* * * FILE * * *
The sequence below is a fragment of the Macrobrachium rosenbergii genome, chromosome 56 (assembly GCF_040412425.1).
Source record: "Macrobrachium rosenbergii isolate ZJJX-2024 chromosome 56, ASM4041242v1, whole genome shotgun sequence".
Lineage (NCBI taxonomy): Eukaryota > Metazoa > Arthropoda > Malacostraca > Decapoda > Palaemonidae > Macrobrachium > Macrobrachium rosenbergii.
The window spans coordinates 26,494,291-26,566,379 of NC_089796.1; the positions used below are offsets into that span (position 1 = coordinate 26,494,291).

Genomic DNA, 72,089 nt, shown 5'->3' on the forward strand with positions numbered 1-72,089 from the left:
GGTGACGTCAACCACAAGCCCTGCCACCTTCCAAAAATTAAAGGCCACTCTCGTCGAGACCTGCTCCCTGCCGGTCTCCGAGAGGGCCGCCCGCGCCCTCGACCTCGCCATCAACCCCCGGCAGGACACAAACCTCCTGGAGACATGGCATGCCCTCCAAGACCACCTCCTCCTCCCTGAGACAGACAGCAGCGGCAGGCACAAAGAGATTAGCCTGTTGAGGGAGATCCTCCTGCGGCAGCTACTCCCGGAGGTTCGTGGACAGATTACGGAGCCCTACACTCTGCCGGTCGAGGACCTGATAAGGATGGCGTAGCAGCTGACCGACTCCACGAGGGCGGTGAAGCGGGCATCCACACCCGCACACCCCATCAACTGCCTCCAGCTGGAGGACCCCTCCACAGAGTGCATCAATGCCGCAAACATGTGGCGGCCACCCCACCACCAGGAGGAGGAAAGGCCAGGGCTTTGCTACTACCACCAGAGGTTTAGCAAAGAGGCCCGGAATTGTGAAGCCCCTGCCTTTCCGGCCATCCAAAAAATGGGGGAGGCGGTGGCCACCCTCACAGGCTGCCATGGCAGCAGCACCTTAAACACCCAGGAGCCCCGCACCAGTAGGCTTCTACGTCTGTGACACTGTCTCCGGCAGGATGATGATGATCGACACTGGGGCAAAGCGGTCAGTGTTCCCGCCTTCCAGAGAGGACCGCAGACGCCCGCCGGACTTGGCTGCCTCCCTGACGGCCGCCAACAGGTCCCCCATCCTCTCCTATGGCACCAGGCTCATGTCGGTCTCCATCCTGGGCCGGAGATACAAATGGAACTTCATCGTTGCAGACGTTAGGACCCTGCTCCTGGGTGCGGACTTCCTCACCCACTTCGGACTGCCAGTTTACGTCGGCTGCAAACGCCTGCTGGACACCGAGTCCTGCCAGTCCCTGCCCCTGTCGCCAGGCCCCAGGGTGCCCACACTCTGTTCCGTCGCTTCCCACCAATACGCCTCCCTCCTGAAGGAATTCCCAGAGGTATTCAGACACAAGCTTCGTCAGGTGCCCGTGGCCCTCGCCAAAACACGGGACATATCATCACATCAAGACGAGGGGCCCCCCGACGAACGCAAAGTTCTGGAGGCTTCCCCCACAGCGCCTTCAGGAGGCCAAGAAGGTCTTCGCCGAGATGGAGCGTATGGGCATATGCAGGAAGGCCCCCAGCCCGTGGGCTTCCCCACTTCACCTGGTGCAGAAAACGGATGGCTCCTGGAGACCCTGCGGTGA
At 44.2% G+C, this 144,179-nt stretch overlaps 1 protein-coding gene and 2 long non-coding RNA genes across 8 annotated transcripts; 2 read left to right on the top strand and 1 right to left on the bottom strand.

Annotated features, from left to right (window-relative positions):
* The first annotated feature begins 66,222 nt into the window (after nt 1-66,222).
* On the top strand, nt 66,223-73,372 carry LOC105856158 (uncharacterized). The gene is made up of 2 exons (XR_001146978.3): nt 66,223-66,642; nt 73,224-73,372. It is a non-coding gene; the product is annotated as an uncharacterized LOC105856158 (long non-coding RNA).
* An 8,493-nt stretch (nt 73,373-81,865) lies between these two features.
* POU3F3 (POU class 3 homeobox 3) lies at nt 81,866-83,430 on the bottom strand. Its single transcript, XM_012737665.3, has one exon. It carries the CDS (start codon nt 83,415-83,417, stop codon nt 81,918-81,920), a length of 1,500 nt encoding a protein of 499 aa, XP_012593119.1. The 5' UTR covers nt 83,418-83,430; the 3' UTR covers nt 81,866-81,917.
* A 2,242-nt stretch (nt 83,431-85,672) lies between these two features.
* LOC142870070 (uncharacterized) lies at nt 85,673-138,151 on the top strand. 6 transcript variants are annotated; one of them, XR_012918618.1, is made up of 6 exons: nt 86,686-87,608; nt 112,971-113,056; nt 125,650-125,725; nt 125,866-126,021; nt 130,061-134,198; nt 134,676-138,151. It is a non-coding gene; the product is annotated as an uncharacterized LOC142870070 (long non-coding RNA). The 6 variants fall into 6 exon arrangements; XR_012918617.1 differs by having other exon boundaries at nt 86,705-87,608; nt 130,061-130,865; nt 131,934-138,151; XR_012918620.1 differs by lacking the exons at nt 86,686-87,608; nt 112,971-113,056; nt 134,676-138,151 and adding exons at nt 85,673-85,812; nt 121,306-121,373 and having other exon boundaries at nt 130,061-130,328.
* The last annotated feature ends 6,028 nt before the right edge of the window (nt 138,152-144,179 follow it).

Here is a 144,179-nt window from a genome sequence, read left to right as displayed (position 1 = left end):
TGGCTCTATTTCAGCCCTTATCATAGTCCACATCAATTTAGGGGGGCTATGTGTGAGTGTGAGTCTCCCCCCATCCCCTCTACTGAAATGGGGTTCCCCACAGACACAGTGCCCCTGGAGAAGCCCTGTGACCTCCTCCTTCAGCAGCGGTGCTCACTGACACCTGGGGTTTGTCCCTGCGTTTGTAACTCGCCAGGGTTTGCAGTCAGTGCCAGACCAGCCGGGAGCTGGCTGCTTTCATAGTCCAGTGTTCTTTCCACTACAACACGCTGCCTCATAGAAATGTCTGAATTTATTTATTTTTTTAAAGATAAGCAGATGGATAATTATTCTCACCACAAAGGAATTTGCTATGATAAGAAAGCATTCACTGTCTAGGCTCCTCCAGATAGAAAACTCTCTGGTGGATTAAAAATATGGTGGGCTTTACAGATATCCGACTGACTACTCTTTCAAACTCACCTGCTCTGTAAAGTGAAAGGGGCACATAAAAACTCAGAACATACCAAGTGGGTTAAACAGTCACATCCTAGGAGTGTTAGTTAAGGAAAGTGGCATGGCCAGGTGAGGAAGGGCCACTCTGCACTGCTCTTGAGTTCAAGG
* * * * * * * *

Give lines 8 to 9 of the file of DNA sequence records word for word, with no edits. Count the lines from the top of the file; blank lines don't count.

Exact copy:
Annotated features, from left to right (window-relative positions):
* The first annotated feature begins 66,222 nt into the window (after nt 1-66,222).